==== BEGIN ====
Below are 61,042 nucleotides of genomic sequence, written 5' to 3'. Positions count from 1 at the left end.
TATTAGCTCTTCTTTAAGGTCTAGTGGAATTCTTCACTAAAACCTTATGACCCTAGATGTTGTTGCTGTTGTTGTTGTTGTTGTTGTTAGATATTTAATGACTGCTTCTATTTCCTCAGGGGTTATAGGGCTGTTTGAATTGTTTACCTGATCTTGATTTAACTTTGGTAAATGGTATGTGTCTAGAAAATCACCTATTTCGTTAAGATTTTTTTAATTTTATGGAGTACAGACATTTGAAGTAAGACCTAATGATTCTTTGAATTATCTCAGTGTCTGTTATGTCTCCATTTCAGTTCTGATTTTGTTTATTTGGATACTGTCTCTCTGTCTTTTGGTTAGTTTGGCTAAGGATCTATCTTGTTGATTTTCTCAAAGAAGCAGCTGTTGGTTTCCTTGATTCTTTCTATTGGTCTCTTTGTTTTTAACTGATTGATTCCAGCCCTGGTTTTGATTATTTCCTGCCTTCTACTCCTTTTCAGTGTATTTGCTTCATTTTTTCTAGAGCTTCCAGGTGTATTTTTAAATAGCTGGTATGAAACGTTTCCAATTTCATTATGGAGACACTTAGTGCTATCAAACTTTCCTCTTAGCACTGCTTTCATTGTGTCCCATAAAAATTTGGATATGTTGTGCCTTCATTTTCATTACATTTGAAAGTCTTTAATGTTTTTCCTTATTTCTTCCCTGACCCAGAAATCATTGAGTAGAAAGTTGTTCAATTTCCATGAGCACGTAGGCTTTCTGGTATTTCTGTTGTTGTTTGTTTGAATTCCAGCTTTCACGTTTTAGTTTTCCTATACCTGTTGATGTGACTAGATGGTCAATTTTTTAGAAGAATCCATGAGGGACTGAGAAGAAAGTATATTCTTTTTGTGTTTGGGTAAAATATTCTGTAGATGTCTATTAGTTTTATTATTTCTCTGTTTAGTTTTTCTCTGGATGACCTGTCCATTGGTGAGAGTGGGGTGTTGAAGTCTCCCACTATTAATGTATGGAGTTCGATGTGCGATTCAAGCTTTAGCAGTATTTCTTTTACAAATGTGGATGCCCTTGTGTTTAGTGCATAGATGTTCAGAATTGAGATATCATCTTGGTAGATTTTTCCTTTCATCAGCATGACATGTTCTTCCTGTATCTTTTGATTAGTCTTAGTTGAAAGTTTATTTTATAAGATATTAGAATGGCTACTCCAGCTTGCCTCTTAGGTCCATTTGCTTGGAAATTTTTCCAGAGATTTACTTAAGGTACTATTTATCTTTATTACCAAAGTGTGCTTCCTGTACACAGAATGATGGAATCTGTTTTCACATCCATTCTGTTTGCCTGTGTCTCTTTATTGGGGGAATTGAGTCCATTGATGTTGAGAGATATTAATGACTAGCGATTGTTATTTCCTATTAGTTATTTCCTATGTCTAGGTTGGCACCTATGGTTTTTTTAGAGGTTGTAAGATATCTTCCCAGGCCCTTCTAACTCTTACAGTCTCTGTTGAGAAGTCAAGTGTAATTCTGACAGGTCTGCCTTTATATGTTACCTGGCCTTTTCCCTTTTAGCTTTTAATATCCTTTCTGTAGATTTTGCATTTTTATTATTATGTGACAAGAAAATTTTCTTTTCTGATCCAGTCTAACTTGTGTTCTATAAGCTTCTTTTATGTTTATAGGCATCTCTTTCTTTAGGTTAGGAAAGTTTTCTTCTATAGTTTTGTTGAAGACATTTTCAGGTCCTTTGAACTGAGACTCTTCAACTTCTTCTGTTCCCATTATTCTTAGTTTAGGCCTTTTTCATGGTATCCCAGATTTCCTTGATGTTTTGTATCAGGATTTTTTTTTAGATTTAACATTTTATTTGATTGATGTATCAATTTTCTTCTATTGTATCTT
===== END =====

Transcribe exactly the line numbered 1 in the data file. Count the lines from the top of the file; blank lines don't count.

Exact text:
Below are 61,042 nucleotides of genomic sequence, written 5' to 3'. Positions count from 1 at the left end.